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TO UNDERSTAND how statistics play out in the bedroom, get your hair done at Nuplan Hair Salon No. 2, a six-dryer beauty shop in Harare that offers plaiting, braided extensions, chemical straightening, slow waxing, sets, spirals, dreadlocks, highlights, manicures and pedicures.

Listen to stylists Eva Mzunguzik, Paula Marera and Lorraine Marera talk about their ex-husbands while smoke drifts from a hot curling iron wound with coppery locks. They were able to leave their marriages because they can support themselves and their children by dressing hair. Most women in Africa do not have that option.

Eva: "Men are not satisfied with one woman. They say it's like eating the same sadza, sadza, sadza every day. They want variety in their diet. My husband used to come in the bedroom with his girlfriend and say, I paid 8,000 Zim for her for the night. You use the floor. This African culture, it's destroying our women."

Paula: "I knew my husband was sleeping around, just knew. It's just like I know if my baby is not well. You know the telltale signs. If you're married, you wash his pants. There were movie tickets in his pocket — and his cellphone! I'm an intelligent person and this same certain number would appear."

Eva: "You can smell it. Different perfume than what you've got."

Paula: "I told my husband we must use protection. He said, I won't use condoms for the woman I paid lobola for. You are property."

Eva: "Property like a chair!"

Lorraine: "If they say jump, you say, How high? Even if he comes home at 3 a.m., I have to be his waitress to give him sadza."

Eva: "This client of mine, she told her husband to use a condom and he said, OK, I'll wear a condom. But he really didn't want to so he pricked the condom package with a needle. Lots of little holes. You see? This is how the virus spreads."

Last year, 3.4 million people in sub-Saharan Africa were newly infected with HIV.

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FIFTEEN THOUSAND clinicians, re-searchers and advocates gathered in Barcelona in July for the 14th International AIDS conference. Scientists announced a new drug, enfuvirtide, or T-20, that could help restore the health of some HIV patients whose illness defies existing medicines. Researchers also reported finding an obscure gene in HIV that allows the virus to reproduce and infect human cells.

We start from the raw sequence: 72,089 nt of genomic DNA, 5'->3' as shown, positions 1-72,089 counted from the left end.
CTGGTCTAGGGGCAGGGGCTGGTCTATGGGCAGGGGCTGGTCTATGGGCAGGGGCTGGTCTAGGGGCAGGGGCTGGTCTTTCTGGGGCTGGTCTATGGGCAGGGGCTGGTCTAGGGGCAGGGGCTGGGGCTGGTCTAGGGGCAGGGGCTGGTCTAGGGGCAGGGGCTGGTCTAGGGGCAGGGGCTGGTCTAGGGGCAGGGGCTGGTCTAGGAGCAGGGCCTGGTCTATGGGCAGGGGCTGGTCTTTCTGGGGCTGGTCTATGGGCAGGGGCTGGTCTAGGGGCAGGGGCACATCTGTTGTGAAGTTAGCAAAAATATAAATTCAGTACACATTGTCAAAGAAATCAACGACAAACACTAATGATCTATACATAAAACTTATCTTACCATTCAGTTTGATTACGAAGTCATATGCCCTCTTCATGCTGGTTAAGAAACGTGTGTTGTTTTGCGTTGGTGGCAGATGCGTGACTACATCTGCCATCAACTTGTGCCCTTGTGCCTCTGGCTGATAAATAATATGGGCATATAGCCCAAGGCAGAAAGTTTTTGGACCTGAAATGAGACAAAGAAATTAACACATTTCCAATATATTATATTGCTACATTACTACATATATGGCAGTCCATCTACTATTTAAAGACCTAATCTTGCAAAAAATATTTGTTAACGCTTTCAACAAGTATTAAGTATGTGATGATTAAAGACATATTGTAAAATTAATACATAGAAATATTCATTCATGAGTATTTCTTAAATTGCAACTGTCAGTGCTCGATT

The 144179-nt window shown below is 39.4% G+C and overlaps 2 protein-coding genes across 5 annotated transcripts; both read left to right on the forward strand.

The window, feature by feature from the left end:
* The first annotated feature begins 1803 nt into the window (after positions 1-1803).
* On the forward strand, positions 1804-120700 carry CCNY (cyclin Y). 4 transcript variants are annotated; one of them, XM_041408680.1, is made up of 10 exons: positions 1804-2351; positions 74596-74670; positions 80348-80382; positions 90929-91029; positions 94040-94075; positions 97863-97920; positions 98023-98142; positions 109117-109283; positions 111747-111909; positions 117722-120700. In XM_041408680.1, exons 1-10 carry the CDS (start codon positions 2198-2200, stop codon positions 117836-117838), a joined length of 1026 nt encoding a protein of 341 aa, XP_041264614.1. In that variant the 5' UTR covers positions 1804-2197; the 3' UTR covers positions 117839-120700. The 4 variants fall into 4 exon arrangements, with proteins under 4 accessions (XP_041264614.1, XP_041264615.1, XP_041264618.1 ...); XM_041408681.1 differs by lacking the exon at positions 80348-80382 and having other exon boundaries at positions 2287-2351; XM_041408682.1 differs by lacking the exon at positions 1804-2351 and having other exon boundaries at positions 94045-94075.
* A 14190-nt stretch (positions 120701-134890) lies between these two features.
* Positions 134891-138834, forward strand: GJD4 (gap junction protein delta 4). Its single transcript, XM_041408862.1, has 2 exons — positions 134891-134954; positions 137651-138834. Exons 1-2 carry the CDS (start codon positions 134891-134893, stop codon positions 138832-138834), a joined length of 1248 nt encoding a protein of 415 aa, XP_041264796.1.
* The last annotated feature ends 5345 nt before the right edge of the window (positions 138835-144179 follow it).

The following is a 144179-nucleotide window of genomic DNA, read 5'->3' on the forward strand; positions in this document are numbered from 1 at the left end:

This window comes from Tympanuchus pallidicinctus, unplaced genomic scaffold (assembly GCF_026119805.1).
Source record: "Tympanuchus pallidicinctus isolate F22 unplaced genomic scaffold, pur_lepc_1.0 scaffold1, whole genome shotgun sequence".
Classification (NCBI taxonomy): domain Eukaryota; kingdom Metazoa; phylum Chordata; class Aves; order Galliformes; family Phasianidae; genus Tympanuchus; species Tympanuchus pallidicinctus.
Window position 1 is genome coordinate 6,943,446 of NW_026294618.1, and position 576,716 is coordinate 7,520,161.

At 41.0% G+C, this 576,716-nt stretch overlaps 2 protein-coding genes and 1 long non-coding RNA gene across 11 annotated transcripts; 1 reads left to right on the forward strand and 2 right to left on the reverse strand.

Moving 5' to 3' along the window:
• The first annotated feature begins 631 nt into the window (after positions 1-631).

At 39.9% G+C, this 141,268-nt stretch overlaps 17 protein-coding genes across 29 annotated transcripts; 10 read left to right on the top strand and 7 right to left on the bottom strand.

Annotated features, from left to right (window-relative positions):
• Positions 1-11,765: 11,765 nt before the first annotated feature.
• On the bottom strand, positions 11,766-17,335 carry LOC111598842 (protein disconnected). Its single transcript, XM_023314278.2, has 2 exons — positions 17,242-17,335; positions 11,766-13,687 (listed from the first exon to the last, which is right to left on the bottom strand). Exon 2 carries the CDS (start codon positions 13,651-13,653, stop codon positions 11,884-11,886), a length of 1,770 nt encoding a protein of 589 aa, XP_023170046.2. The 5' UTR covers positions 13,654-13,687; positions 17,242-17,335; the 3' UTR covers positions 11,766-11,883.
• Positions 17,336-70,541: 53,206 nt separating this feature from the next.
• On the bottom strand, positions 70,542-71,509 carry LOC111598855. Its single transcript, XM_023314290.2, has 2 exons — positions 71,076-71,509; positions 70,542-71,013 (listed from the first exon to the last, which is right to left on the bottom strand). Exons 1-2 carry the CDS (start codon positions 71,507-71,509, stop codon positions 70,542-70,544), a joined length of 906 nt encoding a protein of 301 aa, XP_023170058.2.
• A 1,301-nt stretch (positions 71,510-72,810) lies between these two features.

Even as public health efforts push condom use, private voices push back. Roadside graffiti reflects a deep distrust of condoms and other Western intervention in Zimbabwe. Some believe AIDS is a ploy by the West to wipe out much of Africa. Life expectancy here has dropped in half — from 70 to 38 years — because of the AIDS epidemic.
In Zimbabwe, the hopeful news seemed impossibly remote, the debate over treatment vs. prevention almost silly. A disease that might kill in 10 years can't compete with hunger today.

Here, in the open-air market stalls near Ruth's house, women queue for days in the sun, babies swaddled to their backs, to buy scarce commodities like salt and cornmeal. At night, the flimsy stalls shiver as prostitutes ply their trade behind cracked plastic tarps. Graffiti decorates a crumbling brick wall: CONDOMS WILL NEVER PROTECT YOU.

"You'll be very surprised how this disease becomes a political issue," says Anna Mandizha, a young woman who leads an AIDS prevention and support group called Youth Alive Zimbabwe. "Some think it's the West's ploy to wipe out Africa."

They resent Western access to wonder drugs Africans can't afford. They distrust donated condoms (once a huge shipment was found defective and recalled). They suspect the AIDS virus was unleashed on Africa through other vaccines run amok.

At her youth groups, Anna advocates "second virginity" as the only sure way to protect against sexually transmitted death. But it is a solution that only works for those who have enough power to say no to their partners.

"At the end of the day, people are having sex for all the wrong reasons," she says. "Do I think it can be changed? Yes I do. By making men realize that women are more than satisfaction objects. By changing people's misconception that sex represents love. Because it doesn't."

Every day, 14,000 people worldwide become infected with HIV. That's 5.1 million people a year. More than 40 million by 2010.
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